It has to be said that Rye Town Council don’t come out of this too well either. They were advised many months ago that Rother were considering this sale and although they expressed interest in buying it back, when Rother responded only with silence, they did nothing further until news of the sale at auction was dumped on them at short notice. They should have been proactive and followed the initial contact up – we all know that politicians are most dangerous when they are silent, they’re almost certainly hatching some scheme that their constituents may not like. RTC should have known this. The only question left is what will happen to the £150,000? Will it be spent prettying up the Bexhill seafront or will our councillors finally grasp the nettle and ensure that it is spent in, and for the interests of Rye.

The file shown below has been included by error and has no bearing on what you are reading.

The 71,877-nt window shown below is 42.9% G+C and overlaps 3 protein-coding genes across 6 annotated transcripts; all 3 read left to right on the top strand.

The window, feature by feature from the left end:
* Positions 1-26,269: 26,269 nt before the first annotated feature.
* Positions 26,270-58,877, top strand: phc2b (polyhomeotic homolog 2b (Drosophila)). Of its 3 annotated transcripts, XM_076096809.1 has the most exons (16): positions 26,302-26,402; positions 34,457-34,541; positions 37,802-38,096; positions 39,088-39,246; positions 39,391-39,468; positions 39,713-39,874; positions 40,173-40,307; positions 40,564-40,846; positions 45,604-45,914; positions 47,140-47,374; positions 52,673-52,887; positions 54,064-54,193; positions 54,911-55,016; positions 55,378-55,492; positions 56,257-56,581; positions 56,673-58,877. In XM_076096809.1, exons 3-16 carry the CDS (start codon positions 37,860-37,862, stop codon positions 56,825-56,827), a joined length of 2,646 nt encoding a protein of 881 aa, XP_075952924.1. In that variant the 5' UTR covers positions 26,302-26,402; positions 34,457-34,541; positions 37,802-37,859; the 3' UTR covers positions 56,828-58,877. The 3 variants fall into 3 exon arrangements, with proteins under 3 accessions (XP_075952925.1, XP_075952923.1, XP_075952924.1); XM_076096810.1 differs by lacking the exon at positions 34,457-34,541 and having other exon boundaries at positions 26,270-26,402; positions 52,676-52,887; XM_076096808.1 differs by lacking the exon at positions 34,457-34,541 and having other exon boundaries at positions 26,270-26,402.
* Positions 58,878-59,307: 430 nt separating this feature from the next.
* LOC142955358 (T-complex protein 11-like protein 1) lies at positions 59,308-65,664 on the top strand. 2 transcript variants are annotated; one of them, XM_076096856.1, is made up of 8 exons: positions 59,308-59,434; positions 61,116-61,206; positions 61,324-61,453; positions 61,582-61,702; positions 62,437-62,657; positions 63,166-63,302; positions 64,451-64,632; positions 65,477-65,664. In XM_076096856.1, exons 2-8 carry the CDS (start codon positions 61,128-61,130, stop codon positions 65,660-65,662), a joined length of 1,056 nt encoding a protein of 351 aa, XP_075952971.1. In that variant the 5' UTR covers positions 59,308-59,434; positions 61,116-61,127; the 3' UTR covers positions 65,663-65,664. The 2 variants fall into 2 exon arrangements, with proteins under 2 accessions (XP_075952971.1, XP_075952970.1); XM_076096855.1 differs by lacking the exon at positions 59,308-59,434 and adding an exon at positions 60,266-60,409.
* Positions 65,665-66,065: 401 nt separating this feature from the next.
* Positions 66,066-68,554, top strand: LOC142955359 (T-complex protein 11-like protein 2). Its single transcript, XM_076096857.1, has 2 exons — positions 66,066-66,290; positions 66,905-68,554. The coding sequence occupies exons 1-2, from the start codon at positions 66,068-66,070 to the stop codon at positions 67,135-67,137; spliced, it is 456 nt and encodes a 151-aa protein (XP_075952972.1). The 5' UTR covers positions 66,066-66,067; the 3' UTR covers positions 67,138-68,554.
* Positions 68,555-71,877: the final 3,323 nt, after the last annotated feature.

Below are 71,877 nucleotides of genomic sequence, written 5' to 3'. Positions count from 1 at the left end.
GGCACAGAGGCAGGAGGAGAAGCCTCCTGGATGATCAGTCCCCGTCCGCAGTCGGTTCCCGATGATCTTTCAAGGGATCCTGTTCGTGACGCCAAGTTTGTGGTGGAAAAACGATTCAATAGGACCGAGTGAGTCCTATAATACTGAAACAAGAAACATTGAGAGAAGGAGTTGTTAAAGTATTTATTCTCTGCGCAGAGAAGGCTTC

So we have two district councillors, but are they working for Rye or Bexhill? Should they now, as JFK might have put it, “ask not what Rye can do for you, but what you can do for Rye”. If neither of them are prepared to do this then another quote comes to mind, this time from Shakespeare’s Macbeth, “Stand not upon the order of your going, but go at once” and please let us have someone who will look after the interests of our town rather better.

A few paragraphs ago I suggested that Gennette Stevens might like to respond and put her own point of view and I now extend the same offer to you, Lord Ampthill. Come and write for us, let us know what you are doing and what is going on in Bexhill. There are a lot of questions still to be answered so be silent no longer, talk to us and show us you really do care.

 

4 COMMENTS

  1. Oh how I have enjoyed reading this, someone who is prepared publically to say as it is.